David had not heard of AF before he was diagnosed. He says that we see lots of advertisements about smoking and diabetes for example, but not AF. He believes there should be much more promotion and awareness-raising of AFand feels strongly that the wellbeing of patients should be at the centre of all treatment, and that it is very important to have adequate numbers of staff. David thinks that the checking of people’s pulse rate should be part of everyday clinical practice. He says that a little time spent doing that and picking up AF could reduce incidences of stroke considerably. He believes that patients need reassurance and support from medical professionals, friends and family, but also need to remember that there is a ‘route back to normal.’

Interview held 16.1.12
Follow-up interviews held 29/1/15 and 5/5/15
 

For David X, episodes of AF are ‘totally consuming’ and disorientating. Fear is a natural reaction.

For David X, episodes of AF are ‘totally consuming’ and disorientating. Fear is a natural reaction.

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I can only speak about how it affected me. It affects people differently, but as one person put it at a conference, you feel as if you are dying. There is no way you can operate. It is totally consuming, the feeling that you get. Yes, that you’re floating off into some sort of outer space somewhere. And that you just cannot function. You cannot think properly. You cannot think logically. You’re completely disorientated and you have to fight for every sane action. It’s profound.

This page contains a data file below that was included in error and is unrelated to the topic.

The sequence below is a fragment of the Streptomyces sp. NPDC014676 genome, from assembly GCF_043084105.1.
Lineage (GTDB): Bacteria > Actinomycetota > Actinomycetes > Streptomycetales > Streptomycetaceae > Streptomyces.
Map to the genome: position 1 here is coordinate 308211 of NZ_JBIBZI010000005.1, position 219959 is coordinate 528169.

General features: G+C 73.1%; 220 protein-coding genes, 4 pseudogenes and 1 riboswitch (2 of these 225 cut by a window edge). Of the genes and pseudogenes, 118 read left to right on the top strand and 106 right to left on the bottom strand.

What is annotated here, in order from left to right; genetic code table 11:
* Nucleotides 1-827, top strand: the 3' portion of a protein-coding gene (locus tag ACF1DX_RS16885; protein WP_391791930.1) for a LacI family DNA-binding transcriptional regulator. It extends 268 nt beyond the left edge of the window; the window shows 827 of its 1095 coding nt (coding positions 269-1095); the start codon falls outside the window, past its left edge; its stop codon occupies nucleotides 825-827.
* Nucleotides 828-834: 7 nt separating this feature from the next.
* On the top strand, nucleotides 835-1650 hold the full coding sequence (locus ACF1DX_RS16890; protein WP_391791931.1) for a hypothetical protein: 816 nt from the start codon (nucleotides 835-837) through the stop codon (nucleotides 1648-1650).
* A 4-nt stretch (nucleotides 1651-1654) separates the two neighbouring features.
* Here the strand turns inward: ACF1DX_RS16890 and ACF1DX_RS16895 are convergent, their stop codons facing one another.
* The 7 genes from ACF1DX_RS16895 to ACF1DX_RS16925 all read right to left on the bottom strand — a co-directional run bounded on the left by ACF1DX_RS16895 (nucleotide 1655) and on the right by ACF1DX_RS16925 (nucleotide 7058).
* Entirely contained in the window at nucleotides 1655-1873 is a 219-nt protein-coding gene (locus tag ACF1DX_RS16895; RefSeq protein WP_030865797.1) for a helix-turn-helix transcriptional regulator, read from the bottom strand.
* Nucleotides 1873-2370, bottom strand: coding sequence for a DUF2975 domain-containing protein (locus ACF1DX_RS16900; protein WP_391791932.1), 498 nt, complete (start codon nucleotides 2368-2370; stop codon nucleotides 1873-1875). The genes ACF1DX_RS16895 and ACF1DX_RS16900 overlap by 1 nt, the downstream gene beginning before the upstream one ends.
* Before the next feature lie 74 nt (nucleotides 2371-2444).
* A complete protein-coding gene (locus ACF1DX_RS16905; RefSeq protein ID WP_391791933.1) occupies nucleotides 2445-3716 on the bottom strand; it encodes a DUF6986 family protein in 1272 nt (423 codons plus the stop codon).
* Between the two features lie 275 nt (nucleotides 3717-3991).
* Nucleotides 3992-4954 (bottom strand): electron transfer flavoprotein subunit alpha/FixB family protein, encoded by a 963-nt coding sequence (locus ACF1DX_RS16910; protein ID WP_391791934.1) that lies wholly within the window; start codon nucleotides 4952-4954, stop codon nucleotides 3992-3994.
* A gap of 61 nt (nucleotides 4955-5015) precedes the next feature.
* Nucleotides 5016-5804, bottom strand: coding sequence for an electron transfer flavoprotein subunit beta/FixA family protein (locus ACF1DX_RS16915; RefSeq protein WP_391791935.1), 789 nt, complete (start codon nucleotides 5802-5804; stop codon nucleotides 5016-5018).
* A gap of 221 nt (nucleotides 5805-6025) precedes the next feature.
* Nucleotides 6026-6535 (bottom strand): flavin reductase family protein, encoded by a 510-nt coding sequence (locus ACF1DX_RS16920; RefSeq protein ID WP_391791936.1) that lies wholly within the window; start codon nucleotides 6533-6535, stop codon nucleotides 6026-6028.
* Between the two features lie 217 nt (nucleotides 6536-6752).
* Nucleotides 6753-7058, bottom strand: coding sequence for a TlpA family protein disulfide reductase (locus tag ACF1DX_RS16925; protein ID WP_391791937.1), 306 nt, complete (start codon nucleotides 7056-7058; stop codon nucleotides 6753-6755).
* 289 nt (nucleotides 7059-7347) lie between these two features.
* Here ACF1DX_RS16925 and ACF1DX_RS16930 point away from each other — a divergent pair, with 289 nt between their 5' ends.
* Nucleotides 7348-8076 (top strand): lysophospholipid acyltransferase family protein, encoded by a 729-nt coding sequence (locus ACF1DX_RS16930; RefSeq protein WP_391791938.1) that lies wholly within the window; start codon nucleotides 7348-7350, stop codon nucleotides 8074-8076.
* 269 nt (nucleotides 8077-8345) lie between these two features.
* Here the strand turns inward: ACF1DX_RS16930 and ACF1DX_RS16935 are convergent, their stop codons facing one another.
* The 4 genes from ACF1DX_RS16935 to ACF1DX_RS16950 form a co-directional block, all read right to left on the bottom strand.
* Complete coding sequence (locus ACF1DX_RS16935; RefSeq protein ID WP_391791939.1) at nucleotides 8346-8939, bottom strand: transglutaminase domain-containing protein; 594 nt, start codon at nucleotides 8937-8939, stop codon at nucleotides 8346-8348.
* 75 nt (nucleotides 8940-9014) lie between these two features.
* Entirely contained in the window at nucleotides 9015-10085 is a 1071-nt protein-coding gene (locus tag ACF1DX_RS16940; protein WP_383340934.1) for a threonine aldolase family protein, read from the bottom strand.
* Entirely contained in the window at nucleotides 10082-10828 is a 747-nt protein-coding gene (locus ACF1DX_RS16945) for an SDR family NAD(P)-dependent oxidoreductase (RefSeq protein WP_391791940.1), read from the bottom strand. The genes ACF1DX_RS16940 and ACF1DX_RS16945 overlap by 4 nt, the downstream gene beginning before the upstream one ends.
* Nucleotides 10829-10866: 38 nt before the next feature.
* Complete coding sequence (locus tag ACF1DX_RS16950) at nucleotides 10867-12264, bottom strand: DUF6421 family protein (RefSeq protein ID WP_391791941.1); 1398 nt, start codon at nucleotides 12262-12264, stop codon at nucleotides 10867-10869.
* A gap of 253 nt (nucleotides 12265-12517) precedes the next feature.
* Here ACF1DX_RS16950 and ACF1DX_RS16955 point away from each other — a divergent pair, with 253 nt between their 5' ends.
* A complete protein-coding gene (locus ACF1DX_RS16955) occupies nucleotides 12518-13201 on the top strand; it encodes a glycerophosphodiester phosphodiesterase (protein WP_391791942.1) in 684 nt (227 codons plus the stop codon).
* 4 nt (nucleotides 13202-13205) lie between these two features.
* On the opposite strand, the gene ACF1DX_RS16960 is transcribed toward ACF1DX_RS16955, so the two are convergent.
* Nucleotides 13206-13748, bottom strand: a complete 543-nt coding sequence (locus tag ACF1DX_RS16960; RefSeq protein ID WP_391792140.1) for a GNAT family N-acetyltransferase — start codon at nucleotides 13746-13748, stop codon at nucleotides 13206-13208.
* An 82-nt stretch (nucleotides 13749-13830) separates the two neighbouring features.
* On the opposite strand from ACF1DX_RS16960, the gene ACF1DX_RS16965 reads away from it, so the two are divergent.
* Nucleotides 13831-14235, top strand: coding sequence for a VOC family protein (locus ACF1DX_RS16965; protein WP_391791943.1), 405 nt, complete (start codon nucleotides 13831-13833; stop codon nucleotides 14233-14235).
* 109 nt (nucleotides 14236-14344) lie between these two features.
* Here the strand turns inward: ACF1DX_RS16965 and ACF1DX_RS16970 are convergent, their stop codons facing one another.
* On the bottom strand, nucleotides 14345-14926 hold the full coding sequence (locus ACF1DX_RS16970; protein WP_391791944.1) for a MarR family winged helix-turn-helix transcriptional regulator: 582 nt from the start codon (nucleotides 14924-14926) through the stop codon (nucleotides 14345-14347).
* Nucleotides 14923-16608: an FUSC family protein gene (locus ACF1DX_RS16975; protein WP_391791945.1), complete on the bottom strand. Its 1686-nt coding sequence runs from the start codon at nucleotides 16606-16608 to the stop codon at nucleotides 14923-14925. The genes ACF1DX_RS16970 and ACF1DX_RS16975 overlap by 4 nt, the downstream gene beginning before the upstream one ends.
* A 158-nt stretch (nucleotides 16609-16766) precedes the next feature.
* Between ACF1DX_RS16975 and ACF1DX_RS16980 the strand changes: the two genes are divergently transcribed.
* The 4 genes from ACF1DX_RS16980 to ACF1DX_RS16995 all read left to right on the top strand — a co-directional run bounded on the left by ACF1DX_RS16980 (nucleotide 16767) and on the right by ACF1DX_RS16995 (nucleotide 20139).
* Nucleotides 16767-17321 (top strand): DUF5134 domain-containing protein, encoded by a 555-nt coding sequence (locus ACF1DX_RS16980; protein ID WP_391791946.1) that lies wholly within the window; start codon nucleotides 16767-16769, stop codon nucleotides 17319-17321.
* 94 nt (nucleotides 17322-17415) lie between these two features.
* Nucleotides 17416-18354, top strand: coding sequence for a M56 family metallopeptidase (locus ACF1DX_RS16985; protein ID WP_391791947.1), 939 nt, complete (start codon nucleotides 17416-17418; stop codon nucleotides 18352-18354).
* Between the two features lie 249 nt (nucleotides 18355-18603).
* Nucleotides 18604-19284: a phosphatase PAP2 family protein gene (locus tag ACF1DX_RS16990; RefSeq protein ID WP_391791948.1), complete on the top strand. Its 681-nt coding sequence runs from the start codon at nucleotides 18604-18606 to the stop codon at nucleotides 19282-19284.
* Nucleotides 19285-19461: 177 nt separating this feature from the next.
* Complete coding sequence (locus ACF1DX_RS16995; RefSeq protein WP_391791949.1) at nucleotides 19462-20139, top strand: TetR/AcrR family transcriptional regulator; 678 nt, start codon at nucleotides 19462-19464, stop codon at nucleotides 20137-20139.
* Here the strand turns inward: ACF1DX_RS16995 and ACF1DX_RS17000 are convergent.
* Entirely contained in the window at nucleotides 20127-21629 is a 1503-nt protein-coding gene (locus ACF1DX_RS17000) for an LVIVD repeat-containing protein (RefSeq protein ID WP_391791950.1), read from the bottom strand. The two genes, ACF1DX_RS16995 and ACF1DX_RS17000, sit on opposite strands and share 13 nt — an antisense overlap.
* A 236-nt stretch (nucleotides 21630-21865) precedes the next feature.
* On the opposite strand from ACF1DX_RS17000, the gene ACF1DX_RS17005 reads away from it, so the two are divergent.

Far more than just a physical sensation?

Oh, yes, it affects everything. Well, it’s obviously the brain reacting to what is going on. One of the things is, what is happening to me and, therefore, the rise of fear, which is a natural reaction to any human being if they’re experiencing something that’s totally alien. And then it’s a question of how do you react to the fear? How do you control the fear? I’m a Christian and, therefore, I prayed about the situation and the fear was taken away, but the effect on what do I do next? How do I make a logical decision? How do I make any decision? And is the decision I make going to be effective? All these things are going around in this swirl of disembodiedness. It’s a horrible experience.